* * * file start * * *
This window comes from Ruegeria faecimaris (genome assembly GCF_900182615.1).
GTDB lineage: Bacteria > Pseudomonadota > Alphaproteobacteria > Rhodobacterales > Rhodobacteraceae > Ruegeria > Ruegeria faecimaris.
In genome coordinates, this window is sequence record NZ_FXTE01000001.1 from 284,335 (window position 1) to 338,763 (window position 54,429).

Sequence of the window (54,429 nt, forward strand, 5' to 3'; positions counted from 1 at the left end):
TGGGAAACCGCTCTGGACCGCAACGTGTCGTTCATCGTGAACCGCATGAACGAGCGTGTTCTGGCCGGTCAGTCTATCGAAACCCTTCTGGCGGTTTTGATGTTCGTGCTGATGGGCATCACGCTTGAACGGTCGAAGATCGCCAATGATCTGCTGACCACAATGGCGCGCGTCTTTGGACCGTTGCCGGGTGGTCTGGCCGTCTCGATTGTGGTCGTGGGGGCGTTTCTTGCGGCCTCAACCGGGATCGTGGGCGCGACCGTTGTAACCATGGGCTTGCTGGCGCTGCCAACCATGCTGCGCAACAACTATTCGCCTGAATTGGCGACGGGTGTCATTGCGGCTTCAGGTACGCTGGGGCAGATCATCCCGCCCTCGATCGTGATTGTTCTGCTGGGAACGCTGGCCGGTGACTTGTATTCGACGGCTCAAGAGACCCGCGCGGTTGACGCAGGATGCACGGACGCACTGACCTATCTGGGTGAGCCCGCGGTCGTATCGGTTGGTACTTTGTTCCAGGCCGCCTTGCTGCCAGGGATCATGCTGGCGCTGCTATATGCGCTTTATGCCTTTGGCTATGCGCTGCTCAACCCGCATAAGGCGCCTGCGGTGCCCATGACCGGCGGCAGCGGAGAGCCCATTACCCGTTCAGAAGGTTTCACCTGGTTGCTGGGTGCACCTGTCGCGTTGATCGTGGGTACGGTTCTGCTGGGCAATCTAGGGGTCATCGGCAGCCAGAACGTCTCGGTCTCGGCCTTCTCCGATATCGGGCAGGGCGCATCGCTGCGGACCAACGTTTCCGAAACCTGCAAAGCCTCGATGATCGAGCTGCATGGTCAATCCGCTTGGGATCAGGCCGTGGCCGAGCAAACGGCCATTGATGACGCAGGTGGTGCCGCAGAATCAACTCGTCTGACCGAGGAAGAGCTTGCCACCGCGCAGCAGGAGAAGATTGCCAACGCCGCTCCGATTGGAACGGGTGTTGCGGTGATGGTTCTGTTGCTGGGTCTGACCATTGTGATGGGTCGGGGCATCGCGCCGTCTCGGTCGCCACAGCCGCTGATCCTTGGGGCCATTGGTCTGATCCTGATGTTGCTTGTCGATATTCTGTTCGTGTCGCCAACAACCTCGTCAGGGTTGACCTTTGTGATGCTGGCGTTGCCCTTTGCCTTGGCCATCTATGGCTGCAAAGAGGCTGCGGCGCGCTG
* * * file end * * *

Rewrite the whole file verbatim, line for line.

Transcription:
This window comes from Ruegeria faecimaris (genome assembly GCF_900182615.1).
GTDB lineage: Bacteria > Pseudomonadota > Alphaproteobacteria > Rhodobacterales > Rhodobacteraceae > Ruegeria > Ruegeria faecimaris.
In genome coordinates, this window is sequence record NZ_FXTE01000001.1 from 284,335 (window position 1) to 338,763 (window position 54,429).

Sequence of the window (54,429 nt, forward strand, 5' to 3'; positions counted from 1 at the left end):
TGGGAAACCGCTCTGGACCGCAACGTGTCGTTCATCGTGAACCGCATGAACGAGCGTGTTCTGGCCGGTCAGTCTATCGAAACCCTTCTGGCGGTTTTGATGTTCGTGCTGATGGGCATCACGCTTGAACGGTCGAAGATCGCCAATGATCTGCTGACCACAATGGCGCGCGTCTTTGGACCGTTGCCGGGTGGTCTGGCCGTCTCGATTGTGGTCGTGGGGGCGTTTCTTGCGGCCTCAACCGGGATCGTGGGCGCGACCGTTGTAACCATGGGCTTGCTGGCGCTGCCAACCATGCTGCGCAACAACTATTCGCCTGAATTGGCGACGGGTGTCATTGCGGCTTCAGGTACGCTGGGGCAGATCATCCCGCCCTCGATCGTGATTGTTCTGCTGGGAACGCTGGCCGGTGACTTGTATTCGACGGCTCAAGAGACCCGCGCGGTTGACGCAGGATGCACGGACGCACTGACCTATCTGGGTGAGCCCGCGGTCGTATCGGTTGGTACTTTGTTCCAGGCCGCCTTGCTGCCAGGGATCATGCTGGCGCTGCTATATGCGCTTTATGCCTTTGGCTATGCGCTGCTCAACCCGCATAAGGCGCCTGCGGTGCCCATGACCGGCGGCAGCGGAGAGCCCATTACCCGTTCAGAAGGTTTCACCTGGTTGCTGGGTGCACCTGTCGCGTTGATCGTGGGTACGGTTCTGCTGGGCAATCTAGGGGTCATCGGCAGCCAGAACGTCTCGGTCTCGGCCTTCTCCGATATCGGGCAGGGCGCATCGCTGCGGACCAACGTTTCCGAAACCTGCAAAGCCTCGATGATCGAGCTGCATGGTCAATCCGCTTGGGATCAGGCCGTGGCCGAGCAAACGGCCATTGATGACGCAGGTGGTGCCGCAGAATCAACTCGTCTGACCGAGGAAGAGCTTGCCACCGCGCAGCAGGAGAAGATTGCCAACGCCGCTCCGATTGGAACGGGTGTTGCGGTGATGGTTCTGTTGCTGGGTCTGACCATTGTGATGGGTCGGGGCATCGCGCCGTCTCGGTCGCCACAGCCGCTGATCCTTGGGGCCATTGGTCTGATCCTGATGTTGCTTGTCGATATTCTGTTCGTGTCGCCAACAACCTCGTCAGGGTTGACCTTTGTGATGCTGGCGTTGCCCTTTGCCTTGGCCATCTATGGCTGCAAAGAGGCTGCGGCGCGCTG